Vol.1, No. 1, (November 1995)|
FATHER OF NEO-REALISM IN EGYPTIAN CINEMA PASSES AWAY
Atef Al Tayeb Leaves A Rich Legacy
By Al Jadid Staff Writers
With the death of Atef Al Tayeb, the Egyptian cinema lost one of its prominent figures, a director who contributed--along with other directors-- to the tradition of neo-realism, a school strongly represented during the 1980's. Tayeb's legacy, scores of films, dared to explore a wide range of issues, ranging from the cultural and economic to psychological.
Hardly 48 years old, Tayeb died after a bypass heart surgery-- that caused a hemorrhage. Shortly before his death, he just completed his latest film, Jabr al Khawater [Consolation]. During the International Egyptian Film Festival last year, Tayeb was awarded a best director prize for his film Layla Sakhina [Hot Night].
Along with several of his fellow directors, Tayeb attempted a renewal in Egyptian cinema, utilizing present contributions, artistic traditions and realistic issues. In translating this approach, he started like many others by making short documentary films and then moved toward fiction pictures. He started his with Al Ghira al Katila [Deadly Jealousy] , and then Sawak al Autobis [the Bus Driver], a work that attracted the attention of audiences and critics, and established him as one of the great Egyptian directors.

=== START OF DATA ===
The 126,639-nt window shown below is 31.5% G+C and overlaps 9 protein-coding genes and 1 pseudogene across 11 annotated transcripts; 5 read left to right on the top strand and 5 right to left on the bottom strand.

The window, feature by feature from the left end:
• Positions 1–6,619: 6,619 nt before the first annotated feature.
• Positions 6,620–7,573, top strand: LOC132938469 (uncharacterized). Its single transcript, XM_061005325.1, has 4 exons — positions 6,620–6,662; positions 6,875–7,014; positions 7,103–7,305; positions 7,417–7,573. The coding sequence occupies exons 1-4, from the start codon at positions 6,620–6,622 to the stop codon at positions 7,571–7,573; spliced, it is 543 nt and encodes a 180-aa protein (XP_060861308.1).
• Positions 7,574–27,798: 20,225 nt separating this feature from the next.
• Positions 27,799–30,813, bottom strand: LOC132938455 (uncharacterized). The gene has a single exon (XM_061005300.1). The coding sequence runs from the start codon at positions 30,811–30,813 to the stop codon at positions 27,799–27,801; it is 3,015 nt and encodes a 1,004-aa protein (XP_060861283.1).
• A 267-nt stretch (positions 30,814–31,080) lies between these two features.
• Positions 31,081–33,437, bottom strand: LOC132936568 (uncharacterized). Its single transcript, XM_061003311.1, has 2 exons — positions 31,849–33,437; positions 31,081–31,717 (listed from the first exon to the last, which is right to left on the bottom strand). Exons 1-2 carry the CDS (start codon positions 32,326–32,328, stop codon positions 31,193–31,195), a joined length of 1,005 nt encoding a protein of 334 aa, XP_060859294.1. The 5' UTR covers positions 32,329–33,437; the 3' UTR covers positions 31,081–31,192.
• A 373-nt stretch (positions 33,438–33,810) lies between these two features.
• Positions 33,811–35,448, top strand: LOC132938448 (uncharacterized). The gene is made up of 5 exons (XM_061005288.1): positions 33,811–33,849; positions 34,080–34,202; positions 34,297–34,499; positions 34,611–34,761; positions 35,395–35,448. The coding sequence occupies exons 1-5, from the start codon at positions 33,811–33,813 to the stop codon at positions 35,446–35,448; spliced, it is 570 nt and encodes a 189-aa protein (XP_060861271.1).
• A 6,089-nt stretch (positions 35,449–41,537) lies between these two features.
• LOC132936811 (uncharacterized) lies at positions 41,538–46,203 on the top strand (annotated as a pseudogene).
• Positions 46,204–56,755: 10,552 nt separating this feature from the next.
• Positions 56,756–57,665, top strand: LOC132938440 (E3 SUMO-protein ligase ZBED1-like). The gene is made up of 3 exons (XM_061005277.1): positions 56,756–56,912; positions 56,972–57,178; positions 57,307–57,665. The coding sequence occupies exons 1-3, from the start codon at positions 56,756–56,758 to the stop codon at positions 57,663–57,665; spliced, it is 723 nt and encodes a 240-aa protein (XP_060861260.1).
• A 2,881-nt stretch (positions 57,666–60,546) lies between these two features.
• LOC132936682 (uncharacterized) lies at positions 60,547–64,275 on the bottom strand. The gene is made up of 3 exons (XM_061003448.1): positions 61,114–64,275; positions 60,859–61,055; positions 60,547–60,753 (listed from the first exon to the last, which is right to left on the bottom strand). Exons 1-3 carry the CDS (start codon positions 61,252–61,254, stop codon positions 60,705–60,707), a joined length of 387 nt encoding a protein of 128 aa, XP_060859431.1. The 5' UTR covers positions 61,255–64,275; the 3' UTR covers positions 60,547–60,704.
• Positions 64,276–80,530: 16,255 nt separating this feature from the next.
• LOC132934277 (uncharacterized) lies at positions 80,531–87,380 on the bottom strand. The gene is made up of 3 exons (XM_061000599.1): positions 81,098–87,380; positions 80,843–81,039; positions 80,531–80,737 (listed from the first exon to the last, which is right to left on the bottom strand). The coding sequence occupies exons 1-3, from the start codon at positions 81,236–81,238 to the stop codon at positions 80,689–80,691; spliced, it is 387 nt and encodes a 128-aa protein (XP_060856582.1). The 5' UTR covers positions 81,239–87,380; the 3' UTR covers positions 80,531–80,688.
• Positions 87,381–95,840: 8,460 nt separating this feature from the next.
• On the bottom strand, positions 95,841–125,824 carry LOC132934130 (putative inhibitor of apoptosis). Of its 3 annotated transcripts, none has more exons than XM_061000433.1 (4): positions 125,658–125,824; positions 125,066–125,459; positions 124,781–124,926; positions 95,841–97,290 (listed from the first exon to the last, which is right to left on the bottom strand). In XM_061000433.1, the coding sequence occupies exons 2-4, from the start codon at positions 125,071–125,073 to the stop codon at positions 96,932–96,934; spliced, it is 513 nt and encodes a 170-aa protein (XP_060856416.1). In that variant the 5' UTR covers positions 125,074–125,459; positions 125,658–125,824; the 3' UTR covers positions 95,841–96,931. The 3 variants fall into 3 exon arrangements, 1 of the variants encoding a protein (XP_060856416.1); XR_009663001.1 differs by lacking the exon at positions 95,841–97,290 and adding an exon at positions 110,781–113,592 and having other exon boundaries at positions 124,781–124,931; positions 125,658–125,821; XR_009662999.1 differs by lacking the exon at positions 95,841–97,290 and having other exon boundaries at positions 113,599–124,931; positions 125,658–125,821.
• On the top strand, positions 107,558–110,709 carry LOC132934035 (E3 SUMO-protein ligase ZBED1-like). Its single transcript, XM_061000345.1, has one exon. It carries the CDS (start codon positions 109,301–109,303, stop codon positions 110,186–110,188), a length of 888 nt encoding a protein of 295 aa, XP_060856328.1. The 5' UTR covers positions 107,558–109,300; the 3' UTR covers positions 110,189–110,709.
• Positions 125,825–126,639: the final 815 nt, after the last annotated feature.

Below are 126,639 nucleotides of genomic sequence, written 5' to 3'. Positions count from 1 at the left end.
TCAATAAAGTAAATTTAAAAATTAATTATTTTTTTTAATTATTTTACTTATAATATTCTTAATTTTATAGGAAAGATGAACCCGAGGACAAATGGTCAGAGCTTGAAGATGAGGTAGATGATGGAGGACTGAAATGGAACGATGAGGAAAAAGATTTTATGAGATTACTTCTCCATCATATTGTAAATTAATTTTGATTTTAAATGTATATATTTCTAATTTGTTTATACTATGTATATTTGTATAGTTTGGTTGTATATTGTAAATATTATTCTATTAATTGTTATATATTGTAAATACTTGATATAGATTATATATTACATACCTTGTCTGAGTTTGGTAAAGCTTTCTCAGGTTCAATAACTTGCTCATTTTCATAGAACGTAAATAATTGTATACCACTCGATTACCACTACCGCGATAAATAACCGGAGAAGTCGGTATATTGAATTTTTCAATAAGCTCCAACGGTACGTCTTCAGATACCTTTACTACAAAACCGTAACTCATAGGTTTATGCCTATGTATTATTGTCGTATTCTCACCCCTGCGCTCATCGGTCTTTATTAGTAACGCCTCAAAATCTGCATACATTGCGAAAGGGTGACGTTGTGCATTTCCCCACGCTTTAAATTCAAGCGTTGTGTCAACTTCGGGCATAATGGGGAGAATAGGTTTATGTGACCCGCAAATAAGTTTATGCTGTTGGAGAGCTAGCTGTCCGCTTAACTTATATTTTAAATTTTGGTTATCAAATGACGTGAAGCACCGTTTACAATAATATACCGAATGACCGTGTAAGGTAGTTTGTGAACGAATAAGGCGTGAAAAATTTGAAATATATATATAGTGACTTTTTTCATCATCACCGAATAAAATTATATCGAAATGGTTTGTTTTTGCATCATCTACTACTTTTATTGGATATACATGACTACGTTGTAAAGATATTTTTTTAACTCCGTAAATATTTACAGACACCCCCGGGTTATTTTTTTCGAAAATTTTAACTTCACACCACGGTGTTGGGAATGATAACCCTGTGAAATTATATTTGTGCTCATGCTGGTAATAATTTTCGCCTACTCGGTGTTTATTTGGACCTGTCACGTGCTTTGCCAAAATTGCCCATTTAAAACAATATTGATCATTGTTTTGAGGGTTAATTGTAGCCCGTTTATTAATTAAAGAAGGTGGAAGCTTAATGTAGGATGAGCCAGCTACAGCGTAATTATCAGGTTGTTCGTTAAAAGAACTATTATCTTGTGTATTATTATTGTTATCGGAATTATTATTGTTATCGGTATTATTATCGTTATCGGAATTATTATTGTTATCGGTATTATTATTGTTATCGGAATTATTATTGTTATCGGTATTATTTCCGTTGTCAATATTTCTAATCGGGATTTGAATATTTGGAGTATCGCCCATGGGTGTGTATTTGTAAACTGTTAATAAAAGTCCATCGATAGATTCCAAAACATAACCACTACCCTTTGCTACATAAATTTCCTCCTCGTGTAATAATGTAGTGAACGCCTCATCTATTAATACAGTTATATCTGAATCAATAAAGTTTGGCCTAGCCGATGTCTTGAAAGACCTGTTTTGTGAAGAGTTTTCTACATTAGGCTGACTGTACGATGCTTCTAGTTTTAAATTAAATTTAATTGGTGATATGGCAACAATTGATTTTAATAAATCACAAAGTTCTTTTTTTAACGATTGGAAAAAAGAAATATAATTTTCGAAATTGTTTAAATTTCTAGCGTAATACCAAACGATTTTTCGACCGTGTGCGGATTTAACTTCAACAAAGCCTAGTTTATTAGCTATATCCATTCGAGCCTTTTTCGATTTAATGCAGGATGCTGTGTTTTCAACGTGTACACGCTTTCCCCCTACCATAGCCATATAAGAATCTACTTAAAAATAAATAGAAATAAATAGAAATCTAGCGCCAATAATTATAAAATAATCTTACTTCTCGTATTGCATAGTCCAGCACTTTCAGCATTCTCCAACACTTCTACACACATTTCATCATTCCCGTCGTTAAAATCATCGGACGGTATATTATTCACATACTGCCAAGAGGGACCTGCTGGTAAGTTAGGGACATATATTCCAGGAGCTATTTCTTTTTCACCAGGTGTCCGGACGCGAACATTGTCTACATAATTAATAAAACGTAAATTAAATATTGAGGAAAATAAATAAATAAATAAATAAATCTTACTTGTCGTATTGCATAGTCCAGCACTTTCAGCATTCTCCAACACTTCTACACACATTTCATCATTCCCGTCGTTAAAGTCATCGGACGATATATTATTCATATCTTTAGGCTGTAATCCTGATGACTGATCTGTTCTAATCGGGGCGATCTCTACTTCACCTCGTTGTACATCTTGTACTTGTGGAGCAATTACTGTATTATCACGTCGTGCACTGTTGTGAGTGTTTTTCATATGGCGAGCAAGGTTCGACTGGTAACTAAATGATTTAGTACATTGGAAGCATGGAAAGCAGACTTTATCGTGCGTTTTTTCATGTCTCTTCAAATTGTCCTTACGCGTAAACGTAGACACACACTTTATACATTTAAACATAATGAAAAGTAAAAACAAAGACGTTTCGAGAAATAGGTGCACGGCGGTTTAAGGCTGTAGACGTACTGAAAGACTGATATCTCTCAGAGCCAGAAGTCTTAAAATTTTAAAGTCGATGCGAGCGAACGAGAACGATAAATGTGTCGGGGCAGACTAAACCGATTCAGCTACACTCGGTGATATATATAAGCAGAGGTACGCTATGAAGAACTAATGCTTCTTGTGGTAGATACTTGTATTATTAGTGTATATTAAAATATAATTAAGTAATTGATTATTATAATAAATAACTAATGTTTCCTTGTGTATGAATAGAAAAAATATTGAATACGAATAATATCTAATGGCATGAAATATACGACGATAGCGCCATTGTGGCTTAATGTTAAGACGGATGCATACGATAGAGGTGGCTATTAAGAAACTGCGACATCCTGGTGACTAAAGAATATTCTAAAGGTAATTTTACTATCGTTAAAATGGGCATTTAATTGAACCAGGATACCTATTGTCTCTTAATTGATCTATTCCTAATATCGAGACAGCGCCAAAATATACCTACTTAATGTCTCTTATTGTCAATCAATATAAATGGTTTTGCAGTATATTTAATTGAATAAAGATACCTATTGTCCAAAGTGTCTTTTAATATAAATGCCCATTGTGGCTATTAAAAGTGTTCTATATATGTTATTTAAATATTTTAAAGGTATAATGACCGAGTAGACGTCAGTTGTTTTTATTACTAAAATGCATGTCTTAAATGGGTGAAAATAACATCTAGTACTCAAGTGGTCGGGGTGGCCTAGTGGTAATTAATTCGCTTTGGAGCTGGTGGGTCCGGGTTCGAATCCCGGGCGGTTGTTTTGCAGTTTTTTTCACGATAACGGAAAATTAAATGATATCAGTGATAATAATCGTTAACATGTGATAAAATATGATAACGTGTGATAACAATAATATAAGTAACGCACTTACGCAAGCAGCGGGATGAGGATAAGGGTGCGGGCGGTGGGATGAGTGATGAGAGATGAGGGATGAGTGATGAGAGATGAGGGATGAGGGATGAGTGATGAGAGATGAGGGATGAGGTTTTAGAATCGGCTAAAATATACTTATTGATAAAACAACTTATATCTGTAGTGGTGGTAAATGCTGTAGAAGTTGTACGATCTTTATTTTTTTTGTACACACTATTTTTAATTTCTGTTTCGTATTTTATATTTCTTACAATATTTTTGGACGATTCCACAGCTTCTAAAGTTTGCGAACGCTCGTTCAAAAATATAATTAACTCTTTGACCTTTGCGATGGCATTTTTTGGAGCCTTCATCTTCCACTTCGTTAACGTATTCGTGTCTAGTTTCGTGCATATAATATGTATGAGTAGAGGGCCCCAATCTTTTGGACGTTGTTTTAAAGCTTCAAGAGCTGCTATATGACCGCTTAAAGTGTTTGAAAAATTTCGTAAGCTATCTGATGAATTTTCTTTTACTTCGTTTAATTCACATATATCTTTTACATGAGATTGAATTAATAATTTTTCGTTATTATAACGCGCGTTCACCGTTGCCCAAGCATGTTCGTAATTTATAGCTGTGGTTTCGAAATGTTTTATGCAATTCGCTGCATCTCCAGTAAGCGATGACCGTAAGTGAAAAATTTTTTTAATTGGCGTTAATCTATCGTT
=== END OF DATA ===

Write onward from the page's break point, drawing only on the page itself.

Sawak al Autobis ushered the onset of neo-realism, paving the way for a new generation of directors to renew Egyptian cinema. Sawak al Autobis depicts the tribulations of an Egyptian family, caught unprepared in dealing with the effects of "Egypt's open door policy," the move from a state controlled economy to economic liberalization during the 1970's and 1980's. The members of this family are engrossed with their own interests, bypassing others and ridding themselves of any family or moral commitment that may stand in the way of achieving their goals. Deviating from this culture of Infitah, the Arabic term for the "open door policy," was the eldest son, who chose to stand by his sick father and struggle to save the factory from being put up for foreclosure. Whether in terms of direction or technicalities, or in terms of choosing the subject and showing concern with the social problems, the critics chose Sawak al Autobis as one of the ten best films produced after the 1952 revolution, according to director Radwan al Kashif. Sawak al Autobis has earned several Egyptian awards and the First Award in the Delhi Festival.
Tayeb did not shun politics, even the most controversial topics such as political prisons, the innocent, and those sought and pursued by government on false grounds. In Al Bar'i [The Innocent], the conscript (Ahmad Zaki) uncovers a lie--the deception used by the government in the prison to mobilize conscripts and instigate them to torture prisoners , told that they are enemies of the nation. This theme led the Egyptian authorities first to ban the film and then to delete the last part of it.
With the loss of Atef al Tayeb, many Arabs seem to have a date with sorrow: not only do they lose a great director, but they are about to lose essential freedoms, clearly evident in the many bills debated in the Egyptian Parliament censoring films and directors.
Copyright (c) 1995 by Al Jadid